Burt Yaszay, Pawel P. Jankowski, Tracey P. Bastrom, Baron Lonner, Randal Betz, Suken Shah, Jahangir Asghar, Firoz Miyanji, Amer Samdani, Peter O. Newton
June 2019, Volume 28, Issue 6, pp 1322 - 1330 Original Article Read Full Article 10.1007/s00586-019-05923-4
First Online: 23 February 2019
To evaluate changes in pulmonary function tests (PFT) at 5 years post-operatively in patients with adolescent idiopathic scoliosis (AIS) and to determine whether these changes are progressive or static after 2 years.
AIS surgical patients with pre-operative and 5 year post-operative forced expiratory volume (FEV) and forced vital capacity (FVC) were included. The percentage of patients with pulmonary impairment at 5 years was calculated. Repeated measures ANOVA was used to evaluate changes between pre-operative PFT and 5 years post-operative PFT and to determine whether the changes differed between curve types and approach. A sub-analysis of patients with 2 year data was performed to determine whether PFT changes were static or progressive.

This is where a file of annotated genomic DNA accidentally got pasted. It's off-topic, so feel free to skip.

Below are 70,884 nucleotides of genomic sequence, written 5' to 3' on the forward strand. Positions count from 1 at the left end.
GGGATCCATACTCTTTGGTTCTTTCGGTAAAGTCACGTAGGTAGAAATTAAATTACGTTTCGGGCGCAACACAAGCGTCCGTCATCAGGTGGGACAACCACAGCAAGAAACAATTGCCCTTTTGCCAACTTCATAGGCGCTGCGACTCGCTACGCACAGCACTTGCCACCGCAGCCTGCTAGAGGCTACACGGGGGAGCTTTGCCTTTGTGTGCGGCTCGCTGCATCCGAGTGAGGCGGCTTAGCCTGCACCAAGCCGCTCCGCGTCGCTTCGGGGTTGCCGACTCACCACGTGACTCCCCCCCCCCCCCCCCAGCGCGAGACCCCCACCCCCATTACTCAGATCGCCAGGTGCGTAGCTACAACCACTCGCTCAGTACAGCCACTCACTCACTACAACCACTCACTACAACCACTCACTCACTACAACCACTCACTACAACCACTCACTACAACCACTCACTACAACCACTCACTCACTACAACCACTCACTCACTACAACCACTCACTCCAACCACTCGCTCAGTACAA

Two hundred and sixty-two patients had undergone pre-operative and 5 year post-operative PFTs. At 5 years, 42% were normal, 41% had mild impairment, and 17% had moderate-severe impairment. Overall, there was a decline in % predicted FVC (p < 0.05); FEV remained stable. There was no difference based on major curve type (p > 0.05). Anterior instrumentation cases declined significantly between pre-operative PFT and 5 years post-operative PFT (FEV: − 10% open, − 6% thoracoscopic; FVC: − 13% open, − 8% thoracoscopic) (p ≤ 0.02). The posterior cases remained stable (2% FEV, p = 0.7; − 0.6% FVC, p = 0.06). A subgroup of 90 patients with 2 year post-operative PFTs demonstrated that changes were progressive between 2 and 5 years post-operatively. The average change in FVC from 2 to 5 years was significantly different between the anterior open (− 9%) and posterior-only (0.7%) groups (p = 0.015).
In patients who underwent anterior instrumentation, PFTs declined from the pre-operative to the 5 years post-operative time point. There was a progressive decline of 4–10% beyond 2 years post-operatively. Patients who underwent posterior instrumentation remained stable.
These slides can be retrieved under Electronic Supplementary Material.[Figure not available: see fulltext.]
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